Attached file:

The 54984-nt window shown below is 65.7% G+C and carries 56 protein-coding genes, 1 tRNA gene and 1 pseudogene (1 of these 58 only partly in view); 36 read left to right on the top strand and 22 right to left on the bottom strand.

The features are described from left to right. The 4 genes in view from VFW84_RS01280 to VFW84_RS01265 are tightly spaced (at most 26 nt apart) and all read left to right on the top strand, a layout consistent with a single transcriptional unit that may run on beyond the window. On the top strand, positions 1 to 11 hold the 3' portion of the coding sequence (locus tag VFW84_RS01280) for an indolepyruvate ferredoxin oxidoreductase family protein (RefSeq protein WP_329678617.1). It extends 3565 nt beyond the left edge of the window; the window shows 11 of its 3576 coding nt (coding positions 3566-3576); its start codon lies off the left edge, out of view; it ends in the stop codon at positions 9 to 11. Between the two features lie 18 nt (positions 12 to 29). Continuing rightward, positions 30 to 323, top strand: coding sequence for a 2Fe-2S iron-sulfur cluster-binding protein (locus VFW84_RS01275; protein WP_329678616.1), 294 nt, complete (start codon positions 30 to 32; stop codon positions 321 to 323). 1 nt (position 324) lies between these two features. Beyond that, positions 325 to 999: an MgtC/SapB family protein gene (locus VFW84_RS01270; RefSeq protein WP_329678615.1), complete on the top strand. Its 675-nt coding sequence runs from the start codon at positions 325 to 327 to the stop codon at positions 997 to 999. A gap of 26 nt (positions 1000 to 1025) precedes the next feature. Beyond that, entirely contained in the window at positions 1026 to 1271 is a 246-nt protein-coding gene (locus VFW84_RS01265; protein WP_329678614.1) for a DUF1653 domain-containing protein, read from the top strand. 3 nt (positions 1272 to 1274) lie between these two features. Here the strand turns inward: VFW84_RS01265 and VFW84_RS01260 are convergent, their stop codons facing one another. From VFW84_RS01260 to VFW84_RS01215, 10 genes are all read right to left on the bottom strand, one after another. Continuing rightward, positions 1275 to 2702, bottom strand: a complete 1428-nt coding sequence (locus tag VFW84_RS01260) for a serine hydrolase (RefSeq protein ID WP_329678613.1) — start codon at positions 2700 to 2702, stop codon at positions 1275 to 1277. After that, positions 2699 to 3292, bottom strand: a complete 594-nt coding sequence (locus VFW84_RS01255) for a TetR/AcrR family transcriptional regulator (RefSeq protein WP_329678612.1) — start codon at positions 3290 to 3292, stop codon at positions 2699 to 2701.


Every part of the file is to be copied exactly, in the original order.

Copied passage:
The 54984-nt window shown below is 65.7% G+C and carries 56 protein-coding genes, 1 tRNA gene and 1 pseudogene (1 of these 58 only partly in view); 36 read left to right on the top strand and 22 right to left on the bottom strand.

The features are described from left to right. The 4 genes in view from VFW84_RS01280 to VFW84_RS01265 are tightly spaced (at most 26 nt apart) and all read left to right on the top strand, a layout consistent with a single transcriptional unit that may run on beyond the window. On the top strand, positions 1 to 11 hold the 3' portion of the coding sequence (locus tag VFW84_RS01280) for an indolepyruvate ferredoxin oxidoreductase family protein (RefSeq protein WP_329678617.1). It extends 3565 nt beyond the left edge of the window; the window shows 11 of its 3576 coding nt (coding positions 3566-3576); its start codon lies off the left edge, out of view; it ends in the stop codon at positions 9 to 11. Between the two features lie 18 nt (positions 12 to 29). Continuing rightward, positions 30 to 323, top strand: coding sequence for a 2Fe-2S iron-sulfur cluster-binding protein (locus VFW84_RS01275; protein WP_329678616.1), 294 nt, complete (start codon positions 30 to 32; stop codon positions 321 to 323). 1 nt (position 324) lies between these two features. Beyond that, positions 325 to 999: an MgtC/SapB family protein gene (locus VFW84_RS01270; RefSeq protein WP_329678615.1), complete on the top strand. Its 675-nt coding sequence runs from the start codon at positions 325 to 327 to the stop codon at positions 997 to 999. A gap of 26 nt (positions 1000 to 1025) precedes the next feature. Beyond that, entirely contained in the window at positions 1026 to 1271 is a 246-nt protein-coding gene (locus VFW84_RS01265; protein WP_329678614.1) for a DUF1653 domain-containing protein, read from the top strand. 3 nt (positions 1272 to 1274) lie between these two features. Here the strand turns inward: VFW84_RS01265 and VFW84_RS01260 are convergent, their stop codons facing one another. From VFW84_RS01260 to VFW84_RS01215, 10 genes are all read right to left on the bottom strand, one after another. Continuing rightward, positions 1275 to 2702, bottom strand: a complete 1428-nt coding sequence (locus tag VFW84_RS01260) for a serine hydrolase (RefSeq protein ID WP_329678613.1) — start codon at positions 2700 to 2702, stop codon at positions 1275 to 1277. After that, positions 2699 to 3292, bottom strand: a complete 594-nt coding sequence (locus VFW84_RS01255) for a TetR/AcrR family transcriptional regulator (RefSeq protein WP_329678612.1) — start codon at positions 3290 to 3292, stop codon at positions 2699 to 2701.